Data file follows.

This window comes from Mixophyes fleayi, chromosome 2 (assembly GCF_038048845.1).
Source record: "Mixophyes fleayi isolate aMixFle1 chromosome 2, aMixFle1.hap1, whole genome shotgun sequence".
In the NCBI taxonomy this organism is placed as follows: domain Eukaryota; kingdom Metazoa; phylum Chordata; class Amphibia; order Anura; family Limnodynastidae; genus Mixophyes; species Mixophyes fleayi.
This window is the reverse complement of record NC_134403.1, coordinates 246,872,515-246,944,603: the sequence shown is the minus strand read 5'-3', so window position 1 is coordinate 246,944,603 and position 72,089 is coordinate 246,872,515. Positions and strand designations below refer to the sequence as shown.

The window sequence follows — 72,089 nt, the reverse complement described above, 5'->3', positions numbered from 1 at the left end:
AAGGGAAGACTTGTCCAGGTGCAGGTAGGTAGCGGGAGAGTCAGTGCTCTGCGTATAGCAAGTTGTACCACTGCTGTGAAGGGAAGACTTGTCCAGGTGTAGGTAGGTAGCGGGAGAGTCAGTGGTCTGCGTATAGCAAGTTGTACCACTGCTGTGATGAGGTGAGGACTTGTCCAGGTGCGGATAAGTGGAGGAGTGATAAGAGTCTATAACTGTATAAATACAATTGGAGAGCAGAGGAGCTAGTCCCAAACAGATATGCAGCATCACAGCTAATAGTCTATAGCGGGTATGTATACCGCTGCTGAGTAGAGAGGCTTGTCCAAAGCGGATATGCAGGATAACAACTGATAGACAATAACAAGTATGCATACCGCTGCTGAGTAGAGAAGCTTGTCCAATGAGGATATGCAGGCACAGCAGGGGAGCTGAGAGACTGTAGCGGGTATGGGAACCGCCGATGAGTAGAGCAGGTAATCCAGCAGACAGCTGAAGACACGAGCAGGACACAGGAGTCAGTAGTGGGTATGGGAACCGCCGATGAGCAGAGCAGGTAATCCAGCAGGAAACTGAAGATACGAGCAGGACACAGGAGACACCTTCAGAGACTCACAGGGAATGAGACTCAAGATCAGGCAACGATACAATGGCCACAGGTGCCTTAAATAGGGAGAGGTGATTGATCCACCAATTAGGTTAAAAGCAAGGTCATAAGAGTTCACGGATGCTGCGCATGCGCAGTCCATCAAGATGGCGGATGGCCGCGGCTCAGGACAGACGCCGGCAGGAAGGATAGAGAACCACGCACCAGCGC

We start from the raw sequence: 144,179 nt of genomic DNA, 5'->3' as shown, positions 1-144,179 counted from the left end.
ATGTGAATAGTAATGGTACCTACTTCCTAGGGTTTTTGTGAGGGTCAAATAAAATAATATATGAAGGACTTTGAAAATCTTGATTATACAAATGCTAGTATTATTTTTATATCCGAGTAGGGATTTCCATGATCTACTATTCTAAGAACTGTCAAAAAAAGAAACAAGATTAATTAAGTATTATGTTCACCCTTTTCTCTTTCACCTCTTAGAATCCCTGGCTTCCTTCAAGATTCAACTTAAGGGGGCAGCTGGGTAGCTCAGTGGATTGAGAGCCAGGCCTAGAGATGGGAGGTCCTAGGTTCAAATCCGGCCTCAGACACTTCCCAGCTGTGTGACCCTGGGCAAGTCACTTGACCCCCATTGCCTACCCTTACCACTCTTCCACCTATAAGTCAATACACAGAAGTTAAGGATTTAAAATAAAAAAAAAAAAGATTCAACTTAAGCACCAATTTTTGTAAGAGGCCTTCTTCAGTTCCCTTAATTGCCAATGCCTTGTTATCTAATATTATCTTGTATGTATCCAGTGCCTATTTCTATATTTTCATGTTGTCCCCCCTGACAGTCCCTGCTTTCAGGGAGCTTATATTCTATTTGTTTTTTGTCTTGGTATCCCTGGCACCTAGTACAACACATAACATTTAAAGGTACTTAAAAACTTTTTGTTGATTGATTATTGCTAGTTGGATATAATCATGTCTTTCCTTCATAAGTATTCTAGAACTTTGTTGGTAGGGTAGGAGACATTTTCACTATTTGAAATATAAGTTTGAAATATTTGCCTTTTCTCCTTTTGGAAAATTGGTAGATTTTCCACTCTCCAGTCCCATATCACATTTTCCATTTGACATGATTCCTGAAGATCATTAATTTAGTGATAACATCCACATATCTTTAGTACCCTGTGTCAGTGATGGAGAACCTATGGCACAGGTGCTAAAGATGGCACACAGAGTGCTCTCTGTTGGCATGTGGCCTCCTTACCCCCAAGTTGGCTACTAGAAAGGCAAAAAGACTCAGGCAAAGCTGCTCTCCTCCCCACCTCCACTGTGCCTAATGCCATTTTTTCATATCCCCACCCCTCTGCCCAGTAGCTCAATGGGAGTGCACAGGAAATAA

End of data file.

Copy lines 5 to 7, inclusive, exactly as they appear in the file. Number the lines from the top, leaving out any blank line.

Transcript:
The window sequence follows — 72,089 nt, the reverse complement described above, 5'->3', positions numbered from 1 at the left end:
AAGGGAAGACTTGTCCAGGTGCAGGTAGGTAGCGGGAGAGTCAGTGCTCTGCGTATAGCAAGTTGTACCACTGCTGTGAAGGGAAGACTTGTCCAGGTGTAGGTAGGTAGCGGGAGAGTCAGTGGTCTGCGTATAGCAAGTTGTACCACTGCTGTGATGAGGTGAGGACTTGTCCAGGTGCGGATAAGTGGAGGAGTGATAAGAGTCTATAACTGTATAAATACAATTGGAGAGCAGAGGAGCTAGTCCCAAACAGATATGCAGCATCACAGCTAATAGTCTATAGCGGGTATGTATACCGCTGCTGAGTAGAGAGGCTTGTCCAAAGCGGATATGCAGGATAACAACTGATAGACAATAACAAGTATGCATACCGCTGCTGAGTAGAGAAGCTTGTCCAATGAGGATATGCAGGCACAGCAGGGGAGCTGAGAGACTGTAGCGGGTATGGGAACCGCCGATGAGTAGAGCAGGTAATCCAGCAGACAGCTGAAGACACGAGCAGGACACAGGAGTCAGTAGTGGGTATGGGAACCGCCGATGAGCAGAGCAGGTAATCCAGCAGGAAACTGAAGATACGAGCAGGACACAGGAGACACCTTCAGAGACTCACAGGGAATGAGACTCAAGATCAGGCAACGATACAATGGCCACAGGTGCCTTAAATAGGGAGAGGTGATTGATCCACCAATTAGGTTAAAAGCAAGGTCATAAGAGTTCACGGATGCTGCGCATGCGCAGTCCATCAAGATGGCGGATGGCCGCGGCTCAGGACAGACGCCGGCAGGAAGGATAGAGAACCACGCACCAGCGC

We start from the raw sequence: 144,179 nt of genomic DNA, 5'->3' as shown, positions 1-144,179 counted from the left end.